Terry McMillan talks about the power of family ties and her new novel, Who Asked You? with Jane Ciabattari.
Terry McMillan has nearly a quarter of a million Twitter followers, and a devoted fan base for her novels, which feature indelible portrayals of women navigating through life’s tumult with irreverence and grit.
Mama, her first novel, paid homage to her hard-working mother, who raised five children in Port Huron, Michigan. As the novel opens Mildred Peacock, 27, is about to kick her husband out: “If it weren’t for their five kids, she’d have left him a long time ago.” Mama brought instant literary attention to McMillan, who was at the time a single mother being nurtured by the Harlem Writers Guild while working as a word processor for a legal firm in Rockefeller Center. Mama won Doubleday New Voices in Fiction and American Book awards, and went into its second printing before publication date, based on McMillan’s tireless efforts. (When her publisher wouldn’t support a book tour, she did it herself, in a manner that would be called social networking today.)
McMillan moved out West from New York to teach, first to Laramie, then to Tucson. Her third novel, Waiting to Exhale, propelled her onto bestseller lists and she settled into writing full time, creating resonant characters from Waiting to Exhale’s Savannah (“I worry about if and when I'll ever find the right man, if I'll ever be able to exhale.”) to Marilyn Grimes in The Interruption of Everything (“For a long time I have felt like I inadvertently got my master’s in How to Take Care of Everybody Except Yourself and then a Ph.D. in How to Pretend Like You Don’t Mind. But I do mind").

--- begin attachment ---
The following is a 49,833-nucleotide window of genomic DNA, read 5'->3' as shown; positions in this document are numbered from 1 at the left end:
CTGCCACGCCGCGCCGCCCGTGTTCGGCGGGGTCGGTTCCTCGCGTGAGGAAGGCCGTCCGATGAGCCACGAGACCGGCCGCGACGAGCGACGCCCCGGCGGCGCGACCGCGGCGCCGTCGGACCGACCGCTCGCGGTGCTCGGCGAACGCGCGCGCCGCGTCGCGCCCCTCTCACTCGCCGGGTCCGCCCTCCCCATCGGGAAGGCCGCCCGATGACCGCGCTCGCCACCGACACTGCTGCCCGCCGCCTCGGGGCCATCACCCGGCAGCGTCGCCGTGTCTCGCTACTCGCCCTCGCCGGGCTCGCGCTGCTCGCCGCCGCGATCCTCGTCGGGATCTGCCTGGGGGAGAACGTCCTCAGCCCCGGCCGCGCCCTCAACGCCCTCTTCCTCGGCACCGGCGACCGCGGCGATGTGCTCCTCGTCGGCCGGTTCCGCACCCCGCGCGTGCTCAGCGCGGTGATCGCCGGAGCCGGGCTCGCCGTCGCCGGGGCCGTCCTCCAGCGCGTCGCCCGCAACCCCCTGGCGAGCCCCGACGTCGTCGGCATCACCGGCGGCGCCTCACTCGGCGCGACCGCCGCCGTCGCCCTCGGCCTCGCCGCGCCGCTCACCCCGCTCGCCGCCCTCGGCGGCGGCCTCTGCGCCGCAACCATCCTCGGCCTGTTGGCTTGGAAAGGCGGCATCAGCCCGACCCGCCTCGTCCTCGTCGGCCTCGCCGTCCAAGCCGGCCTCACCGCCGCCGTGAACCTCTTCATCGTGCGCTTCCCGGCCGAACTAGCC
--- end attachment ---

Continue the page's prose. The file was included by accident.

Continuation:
Her new novel, her eighth, is as witty and direct as her earlier work, with a strong infusion of serious issues—drug addiction, incarceration, racism, divorce and infidelity.
McMillan takes the title, Who Asked You?, personally. “As the oldest of five, I have a tendency to be opinionated and somewhat judgmental,” she said by phone from her home in Pasadena. “Especially since our mama has been gone, and she’s been gone twenty years. Sometimes no one wants to hear what I have to say. Over the years I’ve tried to stop myself and learn to be tactful.”
In the novel, she said, “I want to play off the idea sometimes people who have the most to say about other people’s behavior don’t take that much time to look at their own. The best way to show that is in a family.”
She set out to tell the story of Betty Jean, a grandmother forced to raise her two young grandsons at a point in her life when she expects to have time for herself.
“I have to give it to grandmothers,” McMillan said. “On the Super Bowl you see these gigantic guys saying, “I want to give a shout-out to my grandma.’ Grandmothers were the ones who raised them. For years I’ve heard them say that. Not just the black ones.”
Her research made it clear why grandmothers end up caring for their grandchildren. “It’s usually single mothers. It’s usually drugs. In the time frame I was writing about [the 1990s], it was crack. A lot of these women don’t want to abandon their kids. That’s what addiction is about. You get lost—emotionally, psychologically, spiritually. Somebody else owns you.”